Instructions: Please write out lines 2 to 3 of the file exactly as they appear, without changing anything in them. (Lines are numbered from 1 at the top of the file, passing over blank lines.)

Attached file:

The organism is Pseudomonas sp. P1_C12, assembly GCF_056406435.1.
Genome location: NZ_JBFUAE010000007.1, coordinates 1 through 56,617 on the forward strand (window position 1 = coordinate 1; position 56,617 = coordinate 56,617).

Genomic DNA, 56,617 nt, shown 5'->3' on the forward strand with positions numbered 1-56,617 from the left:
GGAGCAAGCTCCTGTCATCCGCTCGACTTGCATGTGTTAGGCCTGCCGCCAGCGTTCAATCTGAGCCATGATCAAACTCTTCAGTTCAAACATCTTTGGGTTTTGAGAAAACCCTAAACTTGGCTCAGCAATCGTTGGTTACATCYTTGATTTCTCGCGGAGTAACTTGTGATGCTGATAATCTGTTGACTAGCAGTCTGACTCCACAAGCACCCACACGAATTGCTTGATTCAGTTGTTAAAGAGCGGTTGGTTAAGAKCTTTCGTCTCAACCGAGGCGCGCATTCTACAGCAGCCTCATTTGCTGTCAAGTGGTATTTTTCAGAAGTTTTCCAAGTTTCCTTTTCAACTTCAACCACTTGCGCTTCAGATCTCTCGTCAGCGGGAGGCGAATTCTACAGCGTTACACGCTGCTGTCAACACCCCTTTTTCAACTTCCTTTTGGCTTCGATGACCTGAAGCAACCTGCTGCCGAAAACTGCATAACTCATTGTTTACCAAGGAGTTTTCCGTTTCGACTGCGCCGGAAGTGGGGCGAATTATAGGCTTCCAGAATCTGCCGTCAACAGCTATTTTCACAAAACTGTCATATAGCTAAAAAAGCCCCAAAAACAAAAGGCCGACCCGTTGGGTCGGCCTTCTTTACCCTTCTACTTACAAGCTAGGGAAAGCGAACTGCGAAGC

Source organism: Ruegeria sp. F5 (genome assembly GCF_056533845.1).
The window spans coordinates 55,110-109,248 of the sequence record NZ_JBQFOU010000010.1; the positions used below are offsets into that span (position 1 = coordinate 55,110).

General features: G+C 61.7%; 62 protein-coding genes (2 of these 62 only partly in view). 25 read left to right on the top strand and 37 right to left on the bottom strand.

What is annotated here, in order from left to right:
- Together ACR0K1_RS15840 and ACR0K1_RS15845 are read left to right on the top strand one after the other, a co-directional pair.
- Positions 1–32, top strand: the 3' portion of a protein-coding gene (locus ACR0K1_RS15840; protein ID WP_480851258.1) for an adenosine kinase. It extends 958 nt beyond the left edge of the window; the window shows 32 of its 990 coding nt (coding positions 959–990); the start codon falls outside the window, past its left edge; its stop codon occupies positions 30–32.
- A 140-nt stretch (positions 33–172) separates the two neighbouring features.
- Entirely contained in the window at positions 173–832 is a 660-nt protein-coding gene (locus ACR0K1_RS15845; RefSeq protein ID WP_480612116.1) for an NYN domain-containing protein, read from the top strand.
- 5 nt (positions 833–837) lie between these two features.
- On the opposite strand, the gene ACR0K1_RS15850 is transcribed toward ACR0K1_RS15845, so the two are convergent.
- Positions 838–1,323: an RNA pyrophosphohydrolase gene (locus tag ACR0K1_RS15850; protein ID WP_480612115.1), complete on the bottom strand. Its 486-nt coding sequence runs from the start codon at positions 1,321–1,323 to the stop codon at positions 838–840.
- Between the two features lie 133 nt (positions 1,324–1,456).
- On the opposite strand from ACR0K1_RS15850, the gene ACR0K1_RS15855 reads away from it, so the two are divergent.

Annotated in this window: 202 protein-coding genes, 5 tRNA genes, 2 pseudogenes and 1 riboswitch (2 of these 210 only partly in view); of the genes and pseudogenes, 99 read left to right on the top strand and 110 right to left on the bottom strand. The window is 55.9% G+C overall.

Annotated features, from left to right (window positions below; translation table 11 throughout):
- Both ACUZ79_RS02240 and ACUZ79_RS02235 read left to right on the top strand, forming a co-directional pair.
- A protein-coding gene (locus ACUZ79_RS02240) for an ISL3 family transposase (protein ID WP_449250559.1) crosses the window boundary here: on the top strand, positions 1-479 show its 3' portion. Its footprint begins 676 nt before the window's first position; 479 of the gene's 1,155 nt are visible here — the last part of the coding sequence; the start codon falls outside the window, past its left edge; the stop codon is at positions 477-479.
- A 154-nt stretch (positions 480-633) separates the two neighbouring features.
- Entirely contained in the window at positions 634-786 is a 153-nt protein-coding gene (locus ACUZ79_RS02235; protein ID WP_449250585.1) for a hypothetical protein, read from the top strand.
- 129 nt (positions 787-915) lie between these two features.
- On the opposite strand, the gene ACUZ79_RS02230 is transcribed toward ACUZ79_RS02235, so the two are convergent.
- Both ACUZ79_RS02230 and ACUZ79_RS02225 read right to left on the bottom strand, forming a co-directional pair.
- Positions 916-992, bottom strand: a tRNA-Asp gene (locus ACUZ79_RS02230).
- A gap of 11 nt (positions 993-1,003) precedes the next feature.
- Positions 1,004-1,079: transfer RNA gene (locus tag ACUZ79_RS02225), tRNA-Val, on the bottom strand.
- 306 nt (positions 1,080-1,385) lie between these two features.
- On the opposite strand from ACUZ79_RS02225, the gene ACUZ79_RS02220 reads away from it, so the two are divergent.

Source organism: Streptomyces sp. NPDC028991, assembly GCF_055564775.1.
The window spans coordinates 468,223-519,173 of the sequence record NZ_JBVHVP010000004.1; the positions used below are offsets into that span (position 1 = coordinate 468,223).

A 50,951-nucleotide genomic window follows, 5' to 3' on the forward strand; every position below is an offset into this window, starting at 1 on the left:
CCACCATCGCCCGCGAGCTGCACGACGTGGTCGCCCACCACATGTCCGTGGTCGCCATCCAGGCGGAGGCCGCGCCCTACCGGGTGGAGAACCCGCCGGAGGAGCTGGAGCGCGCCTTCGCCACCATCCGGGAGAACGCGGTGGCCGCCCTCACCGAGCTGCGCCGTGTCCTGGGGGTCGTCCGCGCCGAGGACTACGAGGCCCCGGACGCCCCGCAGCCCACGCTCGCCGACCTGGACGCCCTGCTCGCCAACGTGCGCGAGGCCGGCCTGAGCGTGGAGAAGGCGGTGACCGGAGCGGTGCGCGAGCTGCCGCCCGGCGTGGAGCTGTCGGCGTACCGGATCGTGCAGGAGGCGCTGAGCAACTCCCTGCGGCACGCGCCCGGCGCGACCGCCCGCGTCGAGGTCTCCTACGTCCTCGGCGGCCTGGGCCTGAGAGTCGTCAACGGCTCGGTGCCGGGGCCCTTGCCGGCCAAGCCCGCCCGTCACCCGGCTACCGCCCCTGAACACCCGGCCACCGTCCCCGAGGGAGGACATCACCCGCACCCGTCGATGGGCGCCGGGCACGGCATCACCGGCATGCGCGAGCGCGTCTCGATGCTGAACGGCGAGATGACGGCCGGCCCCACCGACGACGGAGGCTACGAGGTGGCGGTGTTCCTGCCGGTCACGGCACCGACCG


Genome location: NZ_JBFUAE010000007.1, coordinates 1 through 56,617 on the forward strand (window position 1 = coordinate 1; position 56,617 = coordinate 56,617).

Genomic DNA, 56,617 nt, shown 5'->3' on the forward strand with positions numbered 1-56,617 from the left: